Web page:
Written by island educator, Kat Duvall
The Eaglebrook schedule was packed full of exciting activities, from the moment I met the boys on the dock as they scrambled off the boat to the time they re-boarded the boat for their journey back to the mainland. While some students went lobstering for the first time (and even came back with a few keepers- rare this early in the season!), some students tested their prowess at rock climbing and practiced teamwork through belaying. Hiking was a frequent activity- a favorite included shimmying through “The Crack” as well as “The Other Crack”; two narrow fissures in the granite! All students were given the opportunity to learn about our aquaculture projects on Hurricane. They got to handle the scallops, and asked an immeasurable number of questions about them, including but not limited to: how scallops spawn, how old they get, where and how they live in the wild, what parts get eaten and why, and why we choose to focus on them for our work. Later, I was floored as I watched student teams successfully design, build, and navigate never-seen-before raft models across the Ice Pond. Finishing up the program, we conducted an inspirational marine debris pick-up. I accompanied two students who took it upon themselves to drag an enormous piece of plywood they found at the north end of the island almost a half mile back to our trash facility. Although it took a while, and there was occasional grumbling, the boys were proud to have accomplished such a feat.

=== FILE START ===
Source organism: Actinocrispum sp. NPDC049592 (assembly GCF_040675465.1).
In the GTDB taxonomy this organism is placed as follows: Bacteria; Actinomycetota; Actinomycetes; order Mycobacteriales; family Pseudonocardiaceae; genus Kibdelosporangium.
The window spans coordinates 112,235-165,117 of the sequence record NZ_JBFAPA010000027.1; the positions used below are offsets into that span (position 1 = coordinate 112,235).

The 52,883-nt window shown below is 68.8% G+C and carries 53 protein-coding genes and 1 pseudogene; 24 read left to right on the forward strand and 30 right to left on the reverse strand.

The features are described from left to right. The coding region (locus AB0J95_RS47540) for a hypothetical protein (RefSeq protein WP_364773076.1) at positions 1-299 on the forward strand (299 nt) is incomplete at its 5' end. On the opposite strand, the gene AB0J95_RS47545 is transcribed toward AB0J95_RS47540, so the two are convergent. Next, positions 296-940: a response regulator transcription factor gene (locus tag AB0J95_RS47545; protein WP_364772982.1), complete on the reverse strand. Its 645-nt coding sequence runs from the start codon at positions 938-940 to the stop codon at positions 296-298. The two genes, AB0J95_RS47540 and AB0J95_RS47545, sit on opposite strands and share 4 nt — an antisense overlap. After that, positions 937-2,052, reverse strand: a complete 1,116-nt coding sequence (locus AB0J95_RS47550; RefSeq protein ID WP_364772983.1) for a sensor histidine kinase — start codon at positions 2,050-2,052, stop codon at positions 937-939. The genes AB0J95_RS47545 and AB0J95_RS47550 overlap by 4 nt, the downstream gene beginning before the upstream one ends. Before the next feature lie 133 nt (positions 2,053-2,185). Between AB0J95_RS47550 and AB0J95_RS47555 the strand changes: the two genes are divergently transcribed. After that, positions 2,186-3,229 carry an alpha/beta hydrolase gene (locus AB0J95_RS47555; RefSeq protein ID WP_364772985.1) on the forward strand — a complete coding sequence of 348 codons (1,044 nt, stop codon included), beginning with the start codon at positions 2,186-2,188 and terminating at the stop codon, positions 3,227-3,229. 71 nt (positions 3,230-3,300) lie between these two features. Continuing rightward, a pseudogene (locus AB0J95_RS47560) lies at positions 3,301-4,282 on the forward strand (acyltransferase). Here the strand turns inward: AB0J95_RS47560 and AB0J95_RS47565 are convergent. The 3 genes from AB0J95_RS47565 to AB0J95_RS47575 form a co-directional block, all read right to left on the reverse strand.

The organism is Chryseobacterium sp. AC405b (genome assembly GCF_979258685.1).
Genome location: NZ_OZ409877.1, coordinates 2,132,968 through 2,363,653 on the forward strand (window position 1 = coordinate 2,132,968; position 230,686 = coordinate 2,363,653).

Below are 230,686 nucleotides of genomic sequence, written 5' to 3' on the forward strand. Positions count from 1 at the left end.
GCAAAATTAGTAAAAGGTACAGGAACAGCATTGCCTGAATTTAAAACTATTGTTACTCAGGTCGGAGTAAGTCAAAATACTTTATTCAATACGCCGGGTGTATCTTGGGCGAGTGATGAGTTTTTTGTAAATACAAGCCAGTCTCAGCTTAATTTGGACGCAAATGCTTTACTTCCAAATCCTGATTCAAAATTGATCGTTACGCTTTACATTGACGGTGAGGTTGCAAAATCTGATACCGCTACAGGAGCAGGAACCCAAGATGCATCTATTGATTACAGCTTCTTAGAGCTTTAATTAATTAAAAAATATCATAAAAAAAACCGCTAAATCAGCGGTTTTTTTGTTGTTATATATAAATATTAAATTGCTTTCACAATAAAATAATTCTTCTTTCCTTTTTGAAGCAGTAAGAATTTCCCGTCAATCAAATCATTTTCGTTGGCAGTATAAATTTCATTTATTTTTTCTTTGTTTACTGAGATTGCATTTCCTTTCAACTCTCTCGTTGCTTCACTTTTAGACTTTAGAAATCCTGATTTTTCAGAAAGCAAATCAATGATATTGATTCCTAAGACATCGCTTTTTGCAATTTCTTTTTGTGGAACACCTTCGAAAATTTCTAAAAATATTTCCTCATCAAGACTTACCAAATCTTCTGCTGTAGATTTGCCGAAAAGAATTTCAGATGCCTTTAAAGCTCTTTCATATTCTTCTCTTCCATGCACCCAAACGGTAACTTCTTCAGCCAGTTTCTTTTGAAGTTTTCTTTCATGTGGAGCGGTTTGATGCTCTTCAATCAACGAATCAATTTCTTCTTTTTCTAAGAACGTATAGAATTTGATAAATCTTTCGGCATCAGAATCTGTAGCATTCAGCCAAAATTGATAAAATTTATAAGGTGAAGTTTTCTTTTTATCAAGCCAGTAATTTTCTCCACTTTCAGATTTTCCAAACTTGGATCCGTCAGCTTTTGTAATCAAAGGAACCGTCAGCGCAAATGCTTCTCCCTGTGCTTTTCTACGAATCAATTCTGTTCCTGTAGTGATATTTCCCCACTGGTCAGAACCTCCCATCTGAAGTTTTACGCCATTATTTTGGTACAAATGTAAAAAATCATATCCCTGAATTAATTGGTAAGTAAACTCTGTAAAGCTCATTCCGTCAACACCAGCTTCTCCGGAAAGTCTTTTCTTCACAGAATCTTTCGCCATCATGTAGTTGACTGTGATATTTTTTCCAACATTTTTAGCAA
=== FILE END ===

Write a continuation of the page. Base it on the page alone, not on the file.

I never anticipated having so much fun teaching and exploring during my second program back this season, but the Eaglebrook students were a phenomenal bunch. I was incredibly stunned by the energy they exuded seemingly around the clock, and the ability they had to tackle new adventures and experiences with the zest and enthusiasm of youth. They made my transition back into island life and education as laughter-filled and energizing as it could have been. Looking forward to many more programs like this!